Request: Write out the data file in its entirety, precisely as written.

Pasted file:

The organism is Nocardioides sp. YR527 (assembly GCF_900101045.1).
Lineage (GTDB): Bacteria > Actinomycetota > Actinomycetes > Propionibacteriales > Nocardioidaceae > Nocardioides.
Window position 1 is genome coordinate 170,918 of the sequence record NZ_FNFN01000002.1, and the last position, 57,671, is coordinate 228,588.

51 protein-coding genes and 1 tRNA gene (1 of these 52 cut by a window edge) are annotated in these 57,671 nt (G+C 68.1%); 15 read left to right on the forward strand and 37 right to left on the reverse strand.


The organism is Nocardioides sp. YR527 (assembly GCF_900101045.1).
Lineage (GTDB): Bacteria > Actinomycetota > Actinomycetes > Propionibacteriales > Nocardioidaceae > Nocardioides.
Window position 1 is genome coordinate 170,918 of the sequence record NZ_FNFN01000002.1, and the last position, 57,671, is coordinate 228,588.

51 protein-coding genes and 1 tRNA gene (1 of these 52 cut by a window edge) are annotated in these 57,671 nt (G+C 68.1%); 15 read left to right on the forward strand and 37 right to left on the reverse strand.